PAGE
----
Because in what is a true double whammy of market structure stunners from Goldman over the past week, not only has the firm done an about face on HFT (we eagerly await Goldman’s pardon of “HFT market manipulator” and former Goldman employee Sergey Aleynikov) and is now actively bashing the high freaks (much to the chagrin of Virtu and its pulled IPO, whose lead underwriter Goldman just happened to be), overnight it was reported that Goldman is also in the process of selling its “designated market-maker” unit to Dutch firm IMC Financial Markets to sell the trading business.

Keep in mind that Goldman bought its presence on the NYSE as part of its 2000 acquisition of Spear Leeds & Kellogg, which it bought for $6.5 billion at the time. Incidentally, we had a few things to say about Goldman’s improprieties in this regard too. Recall from our July 2009 article, “Is Goldman Legally Frontrunning Its Clients?”:

Everyone who is anyone on Wall Street has at some point used the Goldman 360 portal whether for research, news, keeping a track of prime brokerage portfolio or, disturbingly, for trading, via the REDI Plus 9.0 platform (now loaded with enhanced algo trading features to make life for you, dear soon to be frontran Goldman client, so much easier). A second widely accepted Wall Street concept is that a disclaimer is the last thing that anyone reads, if ever. Yet after taking a close look at the Goldman disclaimer for the 360 portal, which is an umbrella waiver or all downstream websites, including REDI, one discovers the following gem:


Monitoring by GS: Your use of the products and services on this Web site may be monitored by GS, and that the resultant information may be used by GS for its internal business purposes or in accordance with the rules of any applicable
regulatory or self-regulatory organization.


One second: by using Goldman 360 a client voluntarily allows Goldman to provide keystroke by keystroke data of everything the client does, even if that includes launching trades via REDI, to Goldman for the internal business purposes. The third thing everyone on Wall Street agrees on is that “internal business purposes” usually (and in Goldman’s case, almost exclusively) means proprietary trading.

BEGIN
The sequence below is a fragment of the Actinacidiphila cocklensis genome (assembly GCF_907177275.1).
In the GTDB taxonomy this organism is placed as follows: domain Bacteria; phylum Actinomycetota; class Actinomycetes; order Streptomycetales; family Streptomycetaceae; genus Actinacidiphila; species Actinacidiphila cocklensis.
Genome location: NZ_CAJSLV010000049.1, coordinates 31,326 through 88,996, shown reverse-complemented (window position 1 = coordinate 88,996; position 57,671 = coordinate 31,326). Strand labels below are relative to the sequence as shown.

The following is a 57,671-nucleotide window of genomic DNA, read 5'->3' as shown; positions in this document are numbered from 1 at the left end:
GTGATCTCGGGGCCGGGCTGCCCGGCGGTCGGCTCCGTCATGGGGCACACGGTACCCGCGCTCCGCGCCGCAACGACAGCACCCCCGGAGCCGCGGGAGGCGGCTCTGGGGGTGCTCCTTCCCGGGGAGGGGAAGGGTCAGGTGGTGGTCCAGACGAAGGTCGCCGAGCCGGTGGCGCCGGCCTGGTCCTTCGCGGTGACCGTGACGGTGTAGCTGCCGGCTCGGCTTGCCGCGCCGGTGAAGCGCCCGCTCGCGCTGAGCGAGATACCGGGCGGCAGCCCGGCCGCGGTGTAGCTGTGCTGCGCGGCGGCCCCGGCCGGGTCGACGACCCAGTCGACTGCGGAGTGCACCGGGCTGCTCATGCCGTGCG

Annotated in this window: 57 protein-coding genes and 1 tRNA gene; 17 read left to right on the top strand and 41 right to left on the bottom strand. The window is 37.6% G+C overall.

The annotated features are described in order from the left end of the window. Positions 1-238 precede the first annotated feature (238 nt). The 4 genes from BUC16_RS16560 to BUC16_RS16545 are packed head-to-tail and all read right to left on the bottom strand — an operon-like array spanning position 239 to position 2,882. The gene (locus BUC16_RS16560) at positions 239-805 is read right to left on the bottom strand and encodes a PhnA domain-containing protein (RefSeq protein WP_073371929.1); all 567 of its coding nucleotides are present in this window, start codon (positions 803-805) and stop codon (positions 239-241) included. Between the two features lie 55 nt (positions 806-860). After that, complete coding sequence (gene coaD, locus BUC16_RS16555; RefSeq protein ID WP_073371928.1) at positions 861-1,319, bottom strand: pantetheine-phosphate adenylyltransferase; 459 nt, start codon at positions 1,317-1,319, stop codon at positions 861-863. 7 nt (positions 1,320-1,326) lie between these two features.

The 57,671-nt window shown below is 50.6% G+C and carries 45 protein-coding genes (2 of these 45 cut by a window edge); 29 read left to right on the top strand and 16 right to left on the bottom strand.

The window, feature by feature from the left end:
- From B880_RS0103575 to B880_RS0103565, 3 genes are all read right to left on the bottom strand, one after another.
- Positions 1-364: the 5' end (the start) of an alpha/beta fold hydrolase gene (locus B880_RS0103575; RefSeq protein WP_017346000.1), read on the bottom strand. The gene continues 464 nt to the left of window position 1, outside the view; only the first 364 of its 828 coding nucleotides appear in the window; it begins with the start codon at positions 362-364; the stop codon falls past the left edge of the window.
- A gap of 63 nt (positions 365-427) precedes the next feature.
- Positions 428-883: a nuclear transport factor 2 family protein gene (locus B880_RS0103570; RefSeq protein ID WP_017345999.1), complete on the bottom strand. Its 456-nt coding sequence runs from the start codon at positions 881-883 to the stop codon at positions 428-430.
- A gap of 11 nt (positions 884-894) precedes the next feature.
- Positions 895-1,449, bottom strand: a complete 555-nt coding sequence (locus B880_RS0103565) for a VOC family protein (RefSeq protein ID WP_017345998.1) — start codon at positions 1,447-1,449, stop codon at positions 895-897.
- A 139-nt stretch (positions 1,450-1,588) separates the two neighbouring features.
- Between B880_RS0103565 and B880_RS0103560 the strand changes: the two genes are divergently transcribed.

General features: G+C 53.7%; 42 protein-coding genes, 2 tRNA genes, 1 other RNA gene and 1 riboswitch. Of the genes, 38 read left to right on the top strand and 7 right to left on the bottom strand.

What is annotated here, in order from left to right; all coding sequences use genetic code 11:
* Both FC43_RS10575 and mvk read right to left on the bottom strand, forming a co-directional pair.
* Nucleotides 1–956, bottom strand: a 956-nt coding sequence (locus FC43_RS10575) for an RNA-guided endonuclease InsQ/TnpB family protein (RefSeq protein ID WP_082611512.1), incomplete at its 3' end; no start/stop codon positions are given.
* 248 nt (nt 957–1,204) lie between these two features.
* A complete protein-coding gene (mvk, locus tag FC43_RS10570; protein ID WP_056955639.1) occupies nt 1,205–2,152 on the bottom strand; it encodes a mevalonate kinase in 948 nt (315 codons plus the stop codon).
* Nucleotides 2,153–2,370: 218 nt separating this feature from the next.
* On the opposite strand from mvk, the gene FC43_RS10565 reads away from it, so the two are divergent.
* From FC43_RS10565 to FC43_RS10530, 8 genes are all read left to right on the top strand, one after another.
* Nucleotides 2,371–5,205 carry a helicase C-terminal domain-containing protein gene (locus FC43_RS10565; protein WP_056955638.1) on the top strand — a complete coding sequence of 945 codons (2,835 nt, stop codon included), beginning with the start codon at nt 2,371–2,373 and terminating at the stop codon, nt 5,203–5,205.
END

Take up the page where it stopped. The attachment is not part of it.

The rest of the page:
Are Goldman 360 clients (in)voluntarily signing off a release to be front ran by Goldman on any portal-based trade? Could Goldman please clarify just what “internal business purposes” means in the context of this overarching disclaimer, and also whether Goldman has ever actually used 360 submitted information in the decision making process of its prop trading desk? Lucas Van Pragg: the floor is yours.

And here are some additional Goldman Sachs and Spear, Leeds and Kellogg form documents that contain an even more crypitc warning in section 4(f) in Use Of Services:


You acknowledge that we may monitor your use of the Services for our own purposes (and not for your benefit). We may use the resulting information for internal business purposes or in accordance with the rules of any applicable regulatory or self-regulatory body and in compliance with applicable law and regulation.


NOT FOR YOUR BENEFIT? I mean, come on, how more clearer does it need to get.

Anyway, back to the topic at hand and Goldman’s disposition of NYSE assets: according to the NYT, Goldman is seeking a paltry $30 million for the DMM post. In other words, a total loss on $6.5 billion in old school assets courtesy of HFT.

Not unexpected.

However, what is unexpected, is the complete transformation Goldman has undergone in in the past several weeks: first Goldman, the bank that everyone else on Wall Street always imitates, waving goodbye to HFT, and now departing the NYSE? 

When the world’s most intelligent FDIC-backed hedge fund, pardon, bank says the current market structure is no longer necessary to Goldman, people notice, and promptly imitate.

To be sure – if this is not indicative of a major storm coming for traditional “lit” market structure (as opposed to dark pools of which IEX, until recently, was one and where Goldman has nearly complete dominance with Sigma X), we don’t know what is.

Once again: if we were HFT vacuum tubes, we would be sweating nanobullets right about now.